We are a commune of inquiring, skeptical, politically centrist, capitalist, anglophile, traditionalist New England Yankee humans, humanoids, and animals with many interests beyond and above politics. Each of us has had a high-school education (or GED), but all had ADD so didn't pay attention very well, especially the dogs. Each one of us does "try my best to be just like I am," and none of us enjoys working for others, including for Maggie, from whom we receive neither a nickel nor a dime. Freedom from nags, cranks, government, do-gooders, control-freaks and idiots is all that we ask for.
The Rasmussen survey, by contrast to the 75% of Likely Voters who say “more competition and less regulation is better for the economy“ finds “America’s Political Class is far less enamored with the virtues of a free market. In fact, Political Class voters [“the clique that revolves around Washington, DC, and Wall Street”] narrowly prefer a government managed economy over free markets by a 44% to 37% margin.”
Professor Shane Greenstein, Northwestern’s Kellogg School of Management examines the origins and development of the Internet.
From a synopsis provided by NBER, he “uses the example of the creation of the internet to analyze the strengths and weaknesses of two distinct ways of organizing a long-term program for accumulating innovation.”
One approach, which characterized the early development of the internet, relies on autonomous research institutions ("skunk works") to organize and nurture innovators. The other, which has applied more recently, relies on commercial markets to aggregate dispersed initiatives from a wide array of entrepreneurial participants.
The "skunk works" approach runs the risk that innovation will veer into areas where there is no demand, and thus no economic value. The pre-commercial Internet avoided some of those dangers because the participants in that phase of the internet assessed value from their own experiences. Their managers, in turn, nurtured them and permitted experimentation to blossom -- leading to useful and innovative applications, such as e-mail and packet switching. In addition, the Department of Defense and the National Science Foundation (NSF) played a pivotal role as "demanders" for innovation. Their substantial funding of research institutions, and their distributed investments to universities, supported the innovative activity that led to the breakthrough technologies that underlie today's Internet. This "skunk works" approach, however, restricted participation and truncated experimentation by excluding innovation along lines that did not support the "acceptable use" requirements of the government agencies. Such restrictions limited learning to an artificially narrow range of issues, and left a wide array of other applications untouched.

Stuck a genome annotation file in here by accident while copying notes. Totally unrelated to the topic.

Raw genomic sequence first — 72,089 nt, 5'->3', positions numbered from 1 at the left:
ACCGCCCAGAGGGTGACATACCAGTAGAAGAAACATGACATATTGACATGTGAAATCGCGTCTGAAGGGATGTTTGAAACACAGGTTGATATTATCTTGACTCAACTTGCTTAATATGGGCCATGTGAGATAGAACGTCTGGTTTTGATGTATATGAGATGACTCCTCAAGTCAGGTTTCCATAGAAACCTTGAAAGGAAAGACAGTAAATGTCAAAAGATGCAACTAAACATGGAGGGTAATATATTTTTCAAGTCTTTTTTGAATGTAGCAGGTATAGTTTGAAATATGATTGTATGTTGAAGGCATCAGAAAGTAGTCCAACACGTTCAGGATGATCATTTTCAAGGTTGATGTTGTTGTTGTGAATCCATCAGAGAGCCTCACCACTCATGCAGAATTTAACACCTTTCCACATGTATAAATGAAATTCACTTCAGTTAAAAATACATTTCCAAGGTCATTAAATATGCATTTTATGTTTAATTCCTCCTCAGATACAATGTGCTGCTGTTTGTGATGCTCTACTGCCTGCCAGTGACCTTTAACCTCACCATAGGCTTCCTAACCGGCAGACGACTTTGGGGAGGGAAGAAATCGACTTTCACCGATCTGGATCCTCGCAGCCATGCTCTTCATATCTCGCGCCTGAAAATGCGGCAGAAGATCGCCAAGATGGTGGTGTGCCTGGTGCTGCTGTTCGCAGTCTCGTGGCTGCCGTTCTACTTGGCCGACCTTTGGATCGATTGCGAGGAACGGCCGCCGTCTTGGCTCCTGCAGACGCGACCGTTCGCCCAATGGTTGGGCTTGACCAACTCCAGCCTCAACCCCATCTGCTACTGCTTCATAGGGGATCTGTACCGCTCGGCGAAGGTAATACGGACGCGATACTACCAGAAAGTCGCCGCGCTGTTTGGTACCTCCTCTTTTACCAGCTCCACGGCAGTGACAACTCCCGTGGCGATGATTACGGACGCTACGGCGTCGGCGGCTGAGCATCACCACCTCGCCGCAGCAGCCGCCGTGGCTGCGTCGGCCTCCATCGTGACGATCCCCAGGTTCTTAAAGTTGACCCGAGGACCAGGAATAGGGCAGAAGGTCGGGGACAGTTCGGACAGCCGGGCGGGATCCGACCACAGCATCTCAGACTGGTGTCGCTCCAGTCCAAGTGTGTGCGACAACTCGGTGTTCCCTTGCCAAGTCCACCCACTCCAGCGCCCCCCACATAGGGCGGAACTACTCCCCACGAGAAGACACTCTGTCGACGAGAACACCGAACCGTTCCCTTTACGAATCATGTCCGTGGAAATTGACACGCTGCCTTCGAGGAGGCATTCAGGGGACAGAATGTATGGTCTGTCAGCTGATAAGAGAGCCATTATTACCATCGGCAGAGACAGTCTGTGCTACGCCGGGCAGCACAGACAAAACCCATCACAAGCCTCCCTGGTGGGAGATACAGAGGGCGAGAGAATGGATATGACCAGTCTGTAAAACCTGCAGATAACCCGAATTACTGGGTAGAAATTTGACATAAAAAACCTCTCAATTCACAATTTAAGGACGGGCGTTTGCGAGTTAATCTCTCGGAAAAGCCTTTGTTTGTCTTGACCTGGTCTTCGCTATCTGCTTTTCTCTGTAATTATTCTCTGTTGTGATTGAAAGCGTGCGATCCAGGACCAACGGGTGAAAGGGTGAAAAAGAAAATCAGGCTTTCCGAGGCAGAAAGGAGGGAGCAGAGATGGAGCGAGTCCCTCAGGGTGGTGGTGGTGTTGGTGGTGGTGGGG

In contrast to the early "skunk works" days, the more recent commercial era of the Internet has played to the strength of market-based innovation. It has permitted decentralized exploration from commercial firms facing a wide array of incentives and a wide variety of circumstances. Once released to commercial interests, the Internet became the springboard for a dizzying array of applications that were not envisioned by the sponsoring government agencies. These applications include the World Wide Web and its associated browsing technology.
In other words, government funding or direction of basic research or new programs may be useful and in some cases critical but further development of useful applications, adaptation, and wider spread acceptance and utility are best the province of free enterprise, or as Greenstein calls it "market-oriented and widely distributed investment and adoption."
Instead, in most government programs, the initial laws enacted that seek to foster or enlarge reform or innovation are too often crafted with further government controls in mind or as ignored unintended consequences due to hidden agendas. Not unintended but usually hidden is the self-serving enrichment and enlarged sway of the political class. If initiatives have any validity, they are still often more dangerous than presented just by not being geared to a hand-off to the private sector to adjust and improve but to enlarge the power of the political class while – by the nature of government programs – hindering transparent review and adaptive innovation.
Even in the case of the Internet, as complex and involved in most aspects of business and individual lives as healthcare, if left in the hands of the centralized “skunk works” we wouldn’t have seen the developments we enjoy today. In the case of other government programs, like ObamaCare as one of the worst instances, the clear objectives and consequences are nationalization of close to 20% of the economy and 100% of our lives, and even more stultifying – indeed deadly - to free market development of improved access, delivery and economics.